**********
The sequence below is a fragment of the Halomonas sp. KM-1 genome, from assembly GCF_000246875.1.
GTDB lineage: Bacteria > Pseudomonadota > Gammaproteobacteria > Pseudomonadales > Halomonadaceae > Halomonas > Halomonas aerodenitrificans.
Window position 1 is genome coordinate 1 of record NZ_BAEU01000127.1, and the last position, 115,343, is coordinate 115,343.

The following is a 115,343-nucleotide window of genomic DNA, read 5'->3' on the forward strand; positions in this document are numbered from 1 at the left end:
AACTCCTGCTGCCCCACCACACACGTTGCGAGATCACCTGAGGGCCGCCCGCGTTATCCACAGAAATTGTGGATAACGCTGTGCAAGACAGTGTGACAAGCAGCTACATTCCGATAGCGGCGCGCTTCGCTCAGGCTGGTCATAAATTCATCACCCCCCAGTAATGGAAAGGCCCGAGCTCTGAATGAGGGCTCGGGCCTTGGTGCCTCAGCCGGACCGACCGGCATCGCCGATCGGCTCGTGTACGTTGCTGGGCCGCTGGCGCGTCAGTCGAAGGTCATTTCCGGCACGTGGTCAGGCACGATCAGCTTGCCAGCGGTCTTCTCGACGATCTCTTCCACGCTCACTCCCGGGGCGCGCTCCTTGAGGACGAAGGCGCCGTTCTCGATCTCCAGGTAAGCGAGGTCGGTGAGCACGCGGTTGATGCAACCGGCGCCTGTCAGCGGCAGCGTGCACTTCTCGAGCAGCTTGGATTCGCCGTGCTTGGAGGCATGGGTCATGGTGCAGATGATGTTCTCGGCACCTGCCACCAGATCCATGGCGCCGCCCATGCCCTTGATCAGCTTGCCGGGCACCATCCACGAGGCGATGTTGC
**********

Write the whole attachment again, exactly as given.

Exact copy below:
The sequence below is a fragment of the Halomonas sp. KM-1 genome, from assembly GCF_000246875.1.
GTDB lineage: Bacteria > Pseudomonadota > Gammaproteobacteria > Pseudomonadales > Halomonadaceae > Halomonas > Halomonas aerodenitrificans.
Window position 1 is genome coordinate 1 of record NZ_BAEU01000127.1, and the last position, 115,343, is coordinate 115,343.

The following is a 115,343-nucleotide window of genomic DNA, read 5'->3' on the forward strand; positions in this document are numbered from 1 at the left end:
AACTCCTGCTGCCCCACCACACACGTTGCGAGATCACCTGAGGGCCGCCCGCGTTATCCACAGAAATTGTGGATAACGCTGTGCAAGACAGTGTGACAAGCAGCTACATTCCGATAGCGGCGCGCTTCGCTCAGGCTGGTCATAAATTCATCACCCCCCAGTAATGGAAAGGCCCGAGCTCTGAATGAGGGCTCGGGCCTTGGTGCCTCAGCCGGACCGACCGGCATCGCCGATCGGCTCGTGTACGTTGCTGGGCCGCTGGCGCGTCAGTCGAAGGTCATTTCCGGCACGTGGTCAGGCACGATCAGCTTGCCAGCGGTCTTCTCGACGATCTCTTCCACGCTCACTCCCGGGGCGCGCTCCTTGAGGACGAAGGCGCCGTTCTCGATCTCCAGGTAAGCGAGGTCGGTGAGCACGCGGTTGATGCAACCGGCGCCTGTCAGCGGCAGCGTGCACTTCTCGAGCAGCTTGGATTCGCCGTGCTTGGAGGCATGGGTCATGGTGCAGATGATGTTCTCGGCACCTGCCACCAGATCCATGGCGCCGCCCATGCCCTTGATCAGCTTGCCGGGCACCATCCACGAGGCGATGTTGC